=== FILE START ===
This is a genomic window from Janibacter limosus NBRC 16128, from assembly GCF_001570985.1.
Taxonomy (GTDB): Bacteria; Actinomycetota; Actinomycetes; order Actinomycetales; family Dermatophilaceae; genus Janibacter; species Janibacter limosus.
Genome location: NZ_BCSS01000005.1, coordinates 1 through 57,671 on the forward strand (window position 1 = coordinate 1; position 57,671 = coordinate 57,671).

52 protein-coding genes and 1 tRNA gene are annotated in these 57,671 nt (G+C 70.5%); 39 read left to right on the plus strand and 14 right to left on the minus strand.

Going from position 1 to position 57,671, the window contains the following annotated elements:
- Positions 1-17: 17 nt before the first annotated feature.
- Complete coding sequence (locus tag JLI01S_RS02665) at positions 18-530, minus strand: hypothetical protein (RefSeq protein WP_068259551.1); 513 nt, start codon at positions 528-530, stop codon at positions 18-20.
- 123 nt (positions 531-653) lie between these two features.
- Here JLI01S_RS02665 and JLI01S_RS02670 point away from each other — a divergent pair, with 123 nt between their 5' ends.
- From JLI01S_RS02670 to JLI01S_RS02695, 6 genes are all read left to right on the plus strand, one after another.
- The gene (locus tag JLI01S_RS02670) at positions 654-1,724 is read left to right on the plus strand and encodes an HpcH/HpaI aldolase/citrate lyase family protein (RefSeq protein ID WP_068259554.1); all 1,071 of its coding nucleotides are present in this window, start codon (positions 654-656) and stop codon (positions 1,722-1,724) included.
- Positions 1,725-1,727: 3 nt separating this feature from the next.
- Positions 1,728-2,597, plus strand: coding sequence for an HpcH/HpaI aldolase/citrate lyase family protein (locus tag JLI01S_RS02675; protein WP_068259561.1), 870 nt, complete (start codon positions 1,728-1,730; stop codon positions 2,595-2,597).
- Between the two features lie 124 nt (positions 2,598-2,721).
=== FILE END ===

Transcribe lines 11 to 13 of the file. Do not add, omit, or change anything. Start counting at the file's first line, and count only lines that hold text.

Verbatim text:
- The gene (locus tag JLI01S_RS02670) at positions 654-1,724 is read left to right on the plus strand and encodes an HpcH/HpaI aldolase/citrate lyase family protein (RefSeq protein ID WP_068259554.1); all 1,071 of its coding nucleotides are present in this window, start codon (positions 654-656) and stop codon (positions 1,722-1,724) included.
- Positions 1,725-1,727: 3 nt separating this feature from the next.
- Positions 1,728-2,597, plus strand: coding sequence for an HpcH/HpaI aldolase/citrate lyase family protein (locus tag JLI01S_RS02675; protein WP_068259561.1), 870 nt, complete (start codon positions 1,728-1,730; stop codon positions 2,595-2,597).